Ceratocampinae), meaning it is related to the Imperial Moth; however, this is one of the smallest species in the Royal Moths, meaning it often gets overlooked. This moth inhabits deciduous forests across the state and flies from April to September (two broods).
records from December in Ohio). Whenever I go over a species on my blog, I always like to give some cool natural history facts about the species. The problem with many insects, especially moths, is that we often don't know much of anything about their natural history. There are so many species (3,000+ species of moths in Ohio alone) in this region that it's hard for scientists to know even basic facts about most of them. This is one of those species where information is lacking.
Eacles imperialis. This species stands out not only for its colors, but also for its size, with wingspans reaching from 3-7 inches. If you want to learn more about the Imperial Moth, check out my previous post on it!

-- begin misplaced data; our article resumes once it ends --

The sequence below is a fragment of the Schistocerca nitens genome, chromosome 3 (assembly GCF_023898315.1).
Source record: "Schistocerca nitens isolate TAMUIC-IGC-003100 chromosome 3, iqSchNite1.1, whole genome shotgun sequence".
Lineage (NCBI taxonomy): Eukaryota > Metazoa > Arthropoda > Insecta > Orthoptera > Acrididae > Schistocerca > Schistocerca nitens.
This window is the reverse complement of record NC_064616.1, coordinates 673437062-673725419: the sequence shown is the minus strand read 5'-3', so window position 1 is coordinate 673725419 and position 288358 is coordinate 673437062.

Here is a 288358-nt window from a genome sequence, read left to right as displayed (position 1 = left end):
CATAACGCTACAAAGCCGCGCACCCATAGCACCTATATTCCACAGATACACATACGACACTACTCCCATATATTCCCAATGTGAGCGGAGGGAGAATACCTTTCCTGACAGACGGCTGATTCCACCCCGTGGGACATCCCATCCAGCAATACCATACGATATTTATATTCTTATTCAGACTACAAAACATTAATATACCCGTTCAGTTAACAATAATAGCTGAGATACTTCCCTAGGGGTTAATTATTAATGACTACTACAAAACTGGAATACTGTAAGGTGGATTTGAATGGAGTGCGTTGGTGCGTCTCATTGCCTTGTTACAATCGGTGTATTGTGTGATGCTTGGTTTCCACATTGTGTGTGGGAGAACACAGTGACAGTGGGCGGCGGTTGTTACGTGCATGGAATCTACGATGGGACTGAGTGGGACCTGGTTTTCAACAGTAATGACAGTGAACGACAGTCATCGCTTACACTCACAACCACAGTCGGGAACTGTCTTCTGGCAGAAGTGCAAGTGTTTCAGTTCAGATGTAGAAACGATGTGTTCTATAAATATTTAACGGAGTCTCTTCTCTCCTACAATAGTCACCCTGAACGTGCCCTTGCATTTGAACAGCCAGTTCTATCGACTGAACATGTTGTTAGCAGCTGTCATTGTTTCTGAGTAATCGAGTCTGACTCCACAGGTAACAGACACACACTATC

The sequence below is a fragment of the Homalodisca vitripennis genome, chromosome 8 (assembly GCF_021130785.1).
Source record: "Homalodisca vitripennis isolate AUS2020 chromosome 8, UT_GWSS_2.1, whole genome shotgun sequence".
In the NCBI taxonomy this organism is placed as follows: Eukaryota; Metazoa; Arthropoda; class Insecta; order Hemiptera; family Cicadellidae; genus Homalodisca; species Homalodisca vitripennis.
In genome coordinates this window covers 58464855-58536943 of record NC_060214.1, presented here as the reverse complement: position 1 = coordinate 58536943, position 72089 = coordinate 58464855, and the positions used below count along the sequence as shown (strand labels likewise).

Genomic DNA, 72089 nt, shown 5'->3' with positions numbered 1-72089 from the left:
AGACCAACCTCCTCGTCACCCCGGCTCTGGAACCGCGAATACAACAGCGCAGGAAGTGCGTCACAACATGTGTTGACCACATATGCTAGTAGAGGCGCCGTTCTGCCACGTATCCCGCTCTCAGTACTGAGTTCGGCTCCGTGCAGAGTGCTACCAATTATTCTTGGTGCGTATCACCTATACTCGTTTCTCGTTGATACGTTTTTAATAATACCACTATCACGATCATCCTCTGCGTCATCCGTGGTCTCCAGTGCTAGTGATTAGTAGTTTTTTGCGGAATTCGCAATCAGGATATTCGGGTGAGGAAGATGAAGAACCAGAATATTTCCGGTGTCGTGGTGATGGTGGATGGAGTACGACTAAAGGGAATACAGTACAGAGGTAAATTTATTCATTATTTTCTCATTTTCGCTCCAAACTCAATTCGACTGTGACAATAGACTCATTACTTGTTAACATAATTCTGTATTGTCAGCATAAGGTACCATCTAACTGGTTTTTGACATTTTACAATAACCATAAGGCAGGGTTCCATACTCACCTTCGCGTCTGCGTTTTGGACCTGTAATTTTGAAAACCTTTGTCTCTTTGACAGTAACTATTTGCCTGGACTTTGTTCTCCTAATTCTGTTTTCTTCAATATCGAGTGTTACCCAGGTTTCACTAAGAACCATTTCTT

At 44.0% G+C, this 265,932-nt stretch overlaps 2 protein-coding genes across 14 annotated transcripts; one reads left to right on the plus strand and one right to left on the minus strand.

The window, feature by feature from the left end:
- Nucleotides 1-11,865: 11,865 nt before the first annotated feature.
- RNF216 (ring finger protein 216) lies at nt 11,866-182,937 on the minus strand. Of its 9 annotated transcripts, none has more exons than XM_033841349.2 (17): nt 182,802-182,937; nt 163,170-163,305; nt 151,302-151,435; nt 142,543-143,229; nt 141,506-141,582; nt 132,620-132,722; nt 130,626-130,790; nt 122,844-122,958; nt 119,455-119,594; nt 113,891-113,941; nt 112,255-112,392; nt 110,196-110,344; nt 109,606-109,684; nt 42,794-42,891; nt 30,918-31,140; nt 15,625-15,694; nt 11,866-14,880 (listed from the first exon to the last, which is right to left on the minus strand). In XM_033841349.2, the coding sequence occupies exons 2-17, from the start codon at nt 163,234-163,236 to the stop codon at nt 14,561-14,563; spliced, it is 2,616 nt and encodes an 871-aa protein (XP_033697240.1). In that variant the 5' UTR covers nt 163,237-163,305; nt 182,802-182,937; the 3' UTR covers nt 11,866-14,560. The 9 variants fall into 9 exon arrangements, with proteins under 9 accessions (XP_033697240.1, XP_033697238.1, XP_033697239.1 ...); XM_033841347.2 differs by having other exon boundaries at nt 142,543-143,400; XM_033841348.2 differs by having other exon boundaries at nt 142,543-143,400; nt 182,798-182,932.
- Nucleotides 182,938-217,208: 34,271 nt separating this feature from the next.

Hopefully you're leaving this post with a little more interest in moths. Looking for and identifying moths is a fun, and challenging, hobby to get in to. Not only can identification be challenging, but there's so many species in Ohio that you will almost always see a new species every time you go out! Thanks for reading!